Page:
What Kind of Trees Were Used to Construct Ark Encounter?

by Ark Encounter on December 11, 2015

When you visit the Ark Encounter next year, one of the things that will just blow you away is the massive scope of the Ark and the colossal size of the trees that were used to construct it. We’ve heard people ask what type of trees they are and where they came from. The trees were standing dead Englemann spruce that were over 200 years old.

They were responsibly harvested from a forest in Utah. There are select forests managed by the forestry service where dead trees, before they begin to rot, are harvested and repurposed; then the forest is replanted for future harvests. What’s really nice about these gigantic 66 foot tall logs that are 50 inches in diameter is the fact that they are already dry, so they won’t move or twist once in place.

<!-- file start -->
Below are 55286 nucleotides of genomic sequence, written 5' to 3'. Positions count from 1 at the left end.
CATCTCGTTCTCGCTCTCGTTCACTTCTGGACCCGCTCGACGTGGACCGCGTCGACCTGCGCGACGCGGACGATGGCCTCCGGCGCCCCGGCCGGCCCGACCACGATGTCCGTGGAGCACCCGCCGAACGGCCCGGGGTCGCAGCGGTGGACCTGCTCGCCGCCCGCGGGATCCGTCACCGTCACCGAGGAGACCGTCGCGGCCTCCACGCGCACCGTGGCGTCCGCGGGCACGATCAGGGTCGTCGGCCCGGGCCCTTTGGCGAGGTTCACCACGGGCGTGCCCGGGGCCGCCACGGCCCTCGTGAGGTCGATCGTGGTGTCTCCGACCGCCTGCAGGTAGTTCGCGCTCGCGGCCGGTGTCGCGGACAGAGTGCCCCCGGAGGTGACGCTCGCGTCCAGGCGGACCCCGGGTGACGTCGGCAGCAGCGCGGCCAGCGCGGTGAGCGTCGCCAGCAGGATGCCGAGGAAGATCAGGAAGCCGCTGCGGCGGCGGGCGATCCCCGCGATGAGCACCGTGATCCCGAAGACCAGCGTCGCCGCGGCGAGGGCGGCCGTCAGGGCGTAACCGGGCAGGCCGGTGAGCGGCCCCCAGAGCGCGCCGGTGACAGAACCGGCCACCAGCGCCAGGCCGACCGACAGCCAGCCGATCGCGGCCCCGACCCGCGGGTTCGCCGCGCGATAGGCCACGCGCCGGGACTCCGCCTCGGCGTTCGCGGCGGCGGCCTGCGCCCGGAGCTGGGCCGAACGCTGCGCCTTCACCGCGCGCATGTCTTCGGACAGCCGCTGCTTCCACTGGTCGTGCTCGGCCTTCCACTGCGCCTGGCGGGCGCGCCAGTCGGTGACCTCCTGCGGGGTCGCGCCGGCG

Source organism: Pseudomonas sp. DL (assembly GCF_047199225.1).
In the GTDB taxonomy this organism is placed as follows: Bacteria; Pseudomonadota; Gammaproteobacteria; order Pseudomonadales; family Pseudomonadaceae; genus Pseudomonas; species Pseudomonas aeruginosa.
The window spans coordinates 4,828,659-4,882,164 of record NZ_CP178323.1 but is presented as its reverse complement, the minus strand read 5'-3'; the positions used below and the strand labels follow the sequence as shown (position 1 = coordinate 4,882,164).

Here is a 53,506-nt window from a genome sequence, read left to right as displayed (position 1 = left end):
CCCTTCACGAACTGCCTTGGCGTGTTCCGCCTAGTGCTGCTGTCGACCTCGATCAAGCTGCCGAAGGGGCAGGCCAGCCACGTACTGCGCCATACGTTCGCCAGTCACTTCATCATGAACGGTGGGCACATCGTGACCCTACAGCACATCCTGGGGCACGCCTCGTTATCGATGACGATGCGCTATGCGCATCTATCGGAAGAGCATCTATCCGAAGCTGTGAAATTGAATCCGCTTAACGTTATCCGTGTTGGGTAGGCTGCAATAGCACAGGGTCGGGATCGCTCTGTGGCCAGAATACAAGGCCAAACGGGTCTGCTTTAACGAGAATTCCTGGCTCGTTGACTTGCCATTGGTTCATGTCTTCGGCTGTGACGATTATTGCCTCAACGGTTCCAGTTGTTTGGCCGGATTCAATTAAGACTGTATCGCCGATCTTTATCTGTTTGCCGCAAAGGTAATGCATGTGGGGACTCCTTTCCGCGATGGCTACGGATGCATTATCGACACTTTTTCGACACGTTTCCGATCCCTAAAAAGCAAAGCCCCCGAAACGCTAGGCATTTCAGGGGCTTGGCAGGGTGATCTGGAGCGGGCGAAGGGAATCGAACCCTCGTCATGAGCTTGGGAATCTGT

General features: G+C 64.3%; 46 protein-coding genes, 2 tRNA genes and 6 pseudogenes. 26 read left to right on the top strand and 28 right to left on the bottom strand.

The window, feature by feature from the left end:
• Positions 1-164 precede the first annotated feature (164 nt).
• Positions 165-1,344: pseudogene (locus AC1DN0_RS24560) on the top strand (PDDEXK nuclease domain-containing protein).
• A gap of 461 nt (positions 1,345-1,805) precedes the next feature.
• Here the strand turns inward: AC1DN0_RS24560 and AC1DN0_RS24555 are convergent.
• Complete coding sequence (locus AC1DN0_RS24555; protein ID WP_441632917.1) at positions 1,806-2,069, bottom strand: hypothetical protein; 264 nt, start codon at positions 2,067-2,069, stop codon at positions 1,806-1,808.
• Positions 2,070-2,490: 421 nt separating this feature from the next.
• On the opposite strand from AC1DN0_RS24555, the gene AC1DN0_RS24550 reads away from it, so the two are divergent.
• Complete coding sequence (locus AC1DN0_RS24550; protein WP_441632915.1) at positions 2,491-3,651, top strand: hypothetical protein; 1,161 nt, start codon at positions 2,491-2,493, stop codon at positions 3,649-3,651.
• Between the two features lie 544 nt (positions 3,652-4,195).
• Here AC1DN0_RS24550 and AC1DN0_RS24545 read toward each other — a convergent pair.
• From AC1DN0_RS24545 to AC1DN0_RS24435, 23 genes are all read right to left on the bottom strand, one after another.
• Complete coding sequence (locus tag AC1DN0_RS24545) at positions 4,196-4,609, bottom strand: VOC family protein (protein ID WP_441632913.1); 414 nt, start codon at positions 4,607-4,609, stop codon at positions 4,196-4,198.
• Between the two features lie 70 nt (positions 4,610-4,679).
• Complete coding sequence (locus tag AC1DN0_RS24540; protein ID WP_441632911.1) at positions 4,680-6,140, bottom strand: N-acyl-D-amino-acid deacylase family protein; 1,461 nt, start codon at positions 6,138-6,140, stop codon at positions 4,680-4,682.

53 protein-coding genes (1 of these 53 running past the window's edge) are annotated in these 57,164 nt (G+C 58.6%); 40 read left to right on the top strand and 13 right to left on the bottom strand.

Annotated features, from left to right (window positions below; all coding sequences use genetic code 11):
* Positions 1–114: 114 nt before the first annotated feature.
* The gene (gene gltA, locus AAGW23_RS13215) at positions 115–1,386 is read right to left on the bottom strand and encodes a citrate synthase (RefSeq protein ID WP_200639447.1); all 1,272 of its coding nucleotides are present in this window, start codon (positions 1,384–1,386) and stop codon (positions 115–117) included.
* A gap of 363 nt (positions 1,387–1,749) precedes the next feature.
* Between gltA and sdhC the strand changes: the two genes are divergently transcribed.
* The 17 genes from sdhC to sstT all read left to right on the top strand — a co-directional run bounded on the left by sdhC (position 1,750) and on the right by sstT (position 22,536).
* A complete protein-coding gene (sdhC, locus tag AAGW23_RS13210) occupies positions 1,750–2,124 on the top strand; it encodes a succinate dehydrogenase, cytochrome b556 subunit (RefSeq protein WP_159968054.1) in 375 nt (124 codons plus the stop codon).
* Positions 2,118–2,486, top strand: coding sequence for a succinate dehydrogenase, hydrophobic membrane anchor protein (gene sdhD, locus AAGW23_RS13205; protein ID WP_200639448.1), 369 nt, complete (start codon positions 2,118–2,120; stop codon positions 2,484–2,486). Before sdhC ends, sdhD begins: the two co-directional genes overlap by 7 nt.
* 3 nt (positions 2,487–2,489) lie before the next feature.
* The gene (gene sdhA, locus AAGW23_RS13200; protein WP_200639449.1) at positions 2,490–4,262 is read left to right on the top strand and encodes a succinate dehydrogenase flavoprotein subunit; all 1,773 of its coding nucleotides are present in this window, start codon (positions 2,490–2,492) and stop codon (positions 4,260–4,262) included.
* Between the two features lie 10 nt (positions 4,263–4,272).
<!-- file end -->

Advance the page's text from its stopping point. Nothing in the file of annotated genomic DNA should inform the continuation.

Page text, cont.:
Here’s an example of how big these trees are: It took six guys two days to cut each log that you will see standing and paired up down the center of the Ark.

Also, to imagine the enormity of the Ark, consider the following: the average 3,000-square-foot full-timber frame house takes 15,000 board feet of timber. The Ark will take about a million and a half board feet of timber. If placed end to end, the amount of board feet would stretch from Williamstown, Kentucky to Philadelphia, Pennsylvania. Once constructed, the Ark Encounter will be the largest timber-frame structure in the world.

Don’t miss out on getting priority boarding for the Ark Encounter. Find out how you can get your tickets.

Columns in Noah's Ark